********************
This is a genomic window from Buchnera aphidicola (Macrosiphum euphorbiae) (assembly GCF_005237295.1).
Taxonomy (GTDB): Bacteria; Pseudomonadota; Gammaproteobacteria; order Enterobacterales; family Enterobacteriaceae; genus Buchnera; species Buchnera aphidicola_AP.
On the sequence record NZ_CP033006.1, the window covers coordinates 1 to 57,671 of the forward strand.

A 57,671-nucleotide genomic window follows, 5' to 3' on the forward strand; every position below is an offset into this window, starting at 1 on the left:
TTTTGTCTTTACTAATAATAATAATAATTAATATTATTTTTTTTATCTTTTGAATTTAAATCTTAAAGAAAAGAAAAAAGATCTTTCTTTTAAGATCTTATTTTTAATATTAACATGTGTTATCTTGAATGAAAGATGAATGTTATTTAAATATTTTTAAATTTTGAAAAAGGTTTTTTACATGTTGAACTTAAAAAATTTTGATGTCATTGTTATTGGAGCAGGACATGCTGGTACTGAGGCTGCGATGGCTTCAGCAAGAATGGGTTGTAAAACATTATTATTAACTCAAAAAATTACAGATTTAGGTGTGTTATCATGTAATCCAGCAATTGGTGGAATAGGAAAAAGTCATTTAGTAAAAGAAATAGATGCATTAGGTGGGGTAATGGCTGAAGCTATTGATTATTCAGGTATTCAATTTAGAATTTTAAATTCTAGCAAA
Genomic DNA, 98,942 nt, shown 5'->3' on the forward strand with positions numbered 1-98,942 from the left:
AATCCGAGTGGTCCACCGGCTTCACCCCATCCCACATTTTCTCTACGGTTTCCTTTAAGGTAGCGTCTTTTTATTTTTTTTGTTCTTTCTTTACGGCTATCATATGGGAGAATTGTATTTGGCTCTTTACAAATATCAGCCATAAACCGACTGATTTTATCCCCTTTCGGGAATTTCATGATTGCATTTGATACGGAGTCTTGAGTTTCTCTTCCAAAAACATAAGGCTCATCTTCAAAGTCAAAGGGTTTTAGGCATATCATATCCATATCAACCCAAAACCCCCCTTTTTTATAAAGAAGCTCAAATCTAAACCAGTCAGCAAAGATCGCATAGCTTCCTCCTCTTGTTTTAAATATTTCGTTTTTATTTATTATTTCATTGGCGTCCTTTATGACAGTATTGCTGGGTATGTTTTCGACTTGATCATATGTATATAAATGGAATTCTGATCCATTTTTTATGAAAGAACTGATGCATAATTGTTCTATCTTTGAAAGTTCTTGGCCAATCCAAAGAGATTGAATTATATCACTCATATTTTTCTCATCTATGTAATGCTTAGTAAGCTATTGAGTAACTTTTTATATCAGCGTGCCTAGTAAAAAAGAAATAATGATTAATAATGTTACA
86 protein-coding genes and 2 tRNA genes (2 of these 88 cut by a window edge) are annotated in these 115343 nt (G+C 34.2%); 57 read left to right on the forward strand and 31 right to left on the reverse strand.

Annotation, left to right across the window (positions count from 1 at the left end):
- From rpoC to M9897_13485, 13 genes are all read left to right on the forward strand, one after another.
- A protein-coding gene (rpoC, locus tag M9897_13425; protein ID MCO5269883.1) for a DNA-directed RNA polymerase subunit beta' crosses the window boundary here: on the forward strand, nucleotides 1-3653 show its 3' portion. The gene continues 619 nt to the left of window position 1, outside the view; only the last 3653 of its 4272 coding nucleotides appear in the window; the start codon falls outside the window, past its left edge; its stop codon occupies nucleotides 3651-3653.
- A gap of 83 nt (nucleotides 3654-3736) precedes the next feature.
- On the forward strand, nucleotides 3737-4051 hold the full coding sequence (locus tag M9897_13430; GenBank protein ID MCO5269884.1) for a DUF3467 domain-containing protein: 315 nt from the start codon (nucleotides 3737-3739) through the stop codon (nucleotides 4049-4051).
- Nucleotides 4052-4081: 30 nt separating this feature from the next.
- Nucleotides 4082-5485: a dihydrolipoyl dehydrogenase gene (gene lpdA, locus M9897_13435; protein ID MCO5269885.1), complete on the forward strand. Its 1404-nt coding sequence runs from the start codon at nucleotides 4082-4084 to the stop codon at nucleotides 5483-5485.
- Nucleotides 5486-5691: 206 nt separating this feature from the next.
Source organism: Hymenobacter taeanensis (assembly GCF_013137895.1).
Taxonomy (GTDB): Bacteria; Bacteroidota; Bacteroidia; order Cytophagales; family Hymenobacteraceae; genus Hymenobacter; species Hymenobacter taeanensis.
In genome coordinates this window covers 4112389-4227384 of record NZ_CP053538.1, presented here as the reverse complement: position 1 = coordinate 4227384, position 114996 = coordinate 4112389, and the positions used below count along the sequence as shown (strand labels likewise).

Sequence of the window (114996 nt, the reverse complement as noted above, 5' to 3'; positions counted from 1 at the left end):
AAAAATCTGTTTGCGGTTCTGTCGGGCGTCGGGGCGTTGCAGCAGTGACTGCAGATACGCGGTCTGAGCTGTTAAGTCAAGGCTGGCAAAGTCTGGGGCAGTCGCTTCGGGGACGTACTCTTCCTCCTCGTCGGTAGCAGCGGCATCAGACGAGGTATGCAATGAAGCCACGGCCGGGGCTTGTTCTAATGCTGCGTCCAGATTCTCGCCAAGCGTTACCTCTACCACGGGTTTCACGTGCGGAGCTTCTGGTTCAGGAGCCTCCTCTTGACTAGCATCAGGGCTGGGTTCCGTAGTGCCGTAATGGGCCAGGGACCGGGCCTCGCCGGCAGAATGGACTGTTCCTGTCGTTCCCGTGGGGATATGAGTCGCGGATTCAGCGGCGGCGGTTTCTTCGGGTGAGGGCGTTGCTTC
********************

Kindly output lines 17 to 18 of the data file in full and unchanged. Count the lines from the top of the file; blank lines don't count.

Source organism: Hymenobacter taeanensis (assembly GCF_013137895.1).
Taxonomy (GTDB): Bacteria; Bacteroidota; Bacteroidia; order Cytophagales; family Hymenobacteraceae; genus Hymenobacter; species Hymenobacter taeanensis.